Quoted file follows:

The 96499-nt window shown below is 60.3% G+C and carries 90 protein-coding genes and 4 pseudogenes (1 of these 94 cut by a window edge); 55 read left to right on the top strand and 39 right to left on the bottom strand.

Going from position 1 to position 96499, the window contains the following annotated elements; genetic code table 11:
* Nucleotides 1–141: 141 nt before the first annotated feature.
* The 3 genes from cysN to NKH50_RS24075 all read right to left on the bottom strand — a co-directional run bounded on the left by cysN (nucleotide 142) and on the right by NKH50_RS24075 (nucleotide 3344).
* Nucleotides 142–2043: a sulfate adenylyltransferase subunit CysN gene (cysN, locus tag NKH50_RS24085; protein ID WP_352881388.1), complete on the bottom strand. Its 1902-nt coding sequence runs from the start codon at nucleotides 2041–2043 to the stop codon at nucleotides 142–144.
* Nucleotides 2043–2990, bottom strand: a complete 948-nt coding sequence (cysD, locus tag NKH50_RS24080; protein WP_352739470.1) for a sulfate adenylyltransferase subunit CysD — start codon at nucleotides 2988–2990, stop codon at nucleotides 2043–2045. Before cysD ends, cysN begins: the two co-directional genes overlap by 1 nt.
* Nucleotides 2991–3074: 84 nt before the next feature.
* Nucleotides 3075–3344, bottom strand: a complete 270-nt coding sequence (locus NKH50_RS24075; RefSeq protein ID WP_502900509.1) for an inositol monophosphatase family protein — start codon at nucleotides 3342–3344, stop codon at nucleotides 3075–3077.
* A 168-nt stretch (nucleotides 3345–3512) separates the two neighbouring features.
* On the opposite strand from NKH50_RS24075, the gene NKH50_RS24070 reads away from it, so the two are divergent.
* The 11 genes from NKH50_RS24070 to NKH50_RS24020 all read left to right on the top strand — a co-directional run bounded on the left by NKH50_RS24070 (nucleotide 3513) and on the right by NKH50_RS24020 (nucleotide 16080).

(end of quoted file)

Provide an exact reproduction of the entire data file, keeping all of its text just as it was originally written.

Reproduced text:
The 96499-nt window shown below is 60.3% G+C and carries 90 protein-coding genes and 4 pseudogenes (1 of these 94 cut by a window edge); 55 read left to right on the top strand and 39 right to left on the bottom strand.

Going from position 1 to position 96499, the window contains the following annotated elements; genetic code table 11:
* Nucleotides 1–141: 141 nt before the first annotated feature.
* The 3 genes from cysN to NKH50_RS24075 all read right to left on the bottom strand — a co-directional run bounded on the left by cysN (nucleotide 142) and on the right by NKH50_RS24075 (nucleotide 3344).
* Nucleotides 142–2043: a sulfate adenylyltransferase subunit CysN gene (cysN, locus tag NKH50_RS24085; protein ID WP_352881388.1), complete on the bottom strand. Its 1902-nt coding sequence runs from the start codon at nucleotides 2041–2043 to the stop codon at nucleotides 142–144.
* Nucleotides 2043–2990, bottom strand: a complete 948-nt coding sequence (cysD, locus tag NKH50_RS24080; protein WP_352739470.1) for a sulfate adenylyltransferase subunit CysD — start codon at nucleotides 2988–2990, stop codon at nucleotides 2043–2045. Before cysD ends, cysN begins: the two co-directional genes overlap by 1 nt.
* Nucleotides 2991–3074: 84 nt before the next feature.
* Nucleotides 3075–3344, bottom strand: a complete 270-nt coding sequence (locus NKH50_RS24075; RefSeq protein ID WP_502900509.1) for an inositol monophosphatase family protein — start codon at nucleotides 3342–3344, stop codon at nucleotides 3075–3077.
* A 168-nt stretch (nucleotides 3345–3512) separates the two neighbouring features.
* On the opposite strand from NKH50_RS24075, the gene NKH50_RS24070 reads away from it, so the two are divergent.
* The 11 genes from NKH50_RS24070 to NKH50_RS24020 all read left to right on the top strand — a co-directional run bounded on the left by NKH50_RS24070 (nucleotide 3513) and on the right by NKH50_RS24020 (nucleotide 16080).